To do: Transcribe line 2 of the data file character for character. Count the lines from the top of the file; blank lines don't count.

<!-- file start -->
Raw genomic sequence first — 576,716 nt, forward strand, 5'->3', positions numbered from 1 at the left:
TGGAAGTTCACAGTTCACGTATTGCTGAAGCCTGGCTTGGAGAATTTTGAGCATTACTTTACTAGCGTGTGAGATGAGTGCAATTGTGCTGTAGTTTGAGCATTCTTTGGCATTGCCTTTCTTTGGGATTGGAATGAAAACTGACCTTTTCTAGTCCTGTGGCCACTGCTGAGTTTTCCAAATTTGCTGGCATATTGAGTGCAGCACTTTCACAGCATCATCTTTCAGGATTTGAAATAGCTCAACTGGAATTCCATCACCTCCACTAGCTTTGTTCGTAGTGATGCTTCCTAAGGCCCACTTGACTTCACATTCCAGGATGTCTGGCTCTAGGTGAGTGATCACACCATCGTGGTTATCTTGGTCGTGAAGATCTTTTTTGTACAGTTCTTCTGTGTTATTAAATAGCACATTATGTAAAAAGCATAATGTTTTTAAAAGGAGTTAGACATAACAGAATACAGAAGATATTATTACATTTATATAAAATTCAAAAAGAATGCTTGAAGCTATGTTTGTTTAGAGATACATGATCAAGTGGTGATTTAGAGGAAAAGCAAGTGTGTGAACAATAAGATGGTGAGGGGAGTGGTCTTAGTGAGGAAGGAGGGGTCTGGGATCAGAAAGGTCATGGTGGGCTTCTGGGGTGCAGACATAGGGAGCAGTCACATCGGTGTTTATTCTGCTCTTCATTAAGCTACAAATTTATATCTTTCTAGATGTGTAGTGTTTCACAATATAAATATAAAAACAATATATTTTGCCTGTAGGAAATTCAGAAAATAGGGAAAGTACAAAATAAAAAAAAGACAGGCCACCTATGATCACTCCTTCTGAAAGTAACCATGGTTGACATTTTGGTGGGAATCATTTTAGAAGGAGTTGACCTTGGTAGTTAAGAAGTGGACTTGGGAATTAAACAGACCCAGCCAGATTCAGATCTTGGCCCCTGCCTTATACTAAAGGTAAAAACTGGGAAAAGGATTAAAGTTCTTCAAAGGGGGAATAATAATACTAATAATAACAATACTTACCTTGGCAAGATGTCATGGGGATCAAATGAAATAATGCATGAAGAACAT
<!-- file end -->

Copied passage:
TGGAAGTTCACAGTTCACGTATTGCTGAAGCCTGGCTTGGAGAATTTTGAGCATTACTTTACTAGCGTGTGAGATGAGTGCAATTGTGCTGTAGTTTGAGCATTCTTTGGCATTGCCTTTCTTTGGGATTGGAATGAAAACTGACCTTTTCTAGTCCTGTGGCCACTGCTGAGTTTTCCAAATTTGCTGGCATATTGAGTGCAGCACTTTCACAGCATCATCTTTCAGGATTTGAAATAGCTCAACTGGAATTCCATCACCTCCACTAGCTTTGTTCGTAGTGATGCTTCCTAAGGCCCACTTGACTTCACATTCCAGGATGTCTGGCTCTAGGTGAGTGATCACACCATCGTGGTTATCTTGGTCGTGAAGATCTTTTTTGTACAGTTCTTCTGTGTTATTAAATAGCACATTATGTAAAAAGCATAATGTTTTTAAAAGGAGTTAGACATAACAGAATACAGAAGATATTATTACATTTATATAAAATTCAAAAAGAATGCTTGAAGCTATGTTTGTTTAGAGATACATGATCAAGTGGTGATTTAGAGGAAAAGCAAGTGTGTGAACAATAAGATGGTGAGGGGAGTGGTCTTAGTGAGGAAGGAGGGGTCTGGGATCAGAAAGGTCATGGTGGGCTTCTGGGGTGCAGACATAGGGAGCAGTCACATCGGTGTTTATTCTGCTCTTCATTAAGCTACAAATTTATATCTTTCTAGATGTGTAGTGTTTCACAATATAAATATAAAAACAATATATTTTGCCTGTAGGAAATTCAGAAAATAGGGAAAGTACAAAATAAAAAAAAGACAGGCCACCTATGATCACTCCTTCTGAAAGTAACCATGGTTGACATTTTGGTGGGAATCATTTTAGAAGGAGTTGACCTTGGTAGTTAAGAAGTGGACTTGGGAATTAAACAGACCCAGCCAGATTCAGATCTTGGCCCCTGCCTTATACTAAAGGTAAAAACTGGGAAAAGGATTAAAGTTCTTCAAAGGGGGAATAATAATACTAATAATAACAATACTTACCTTGGCAAGATGTCATGGGGATCAAATGAAATAATGCATGAAGAACAT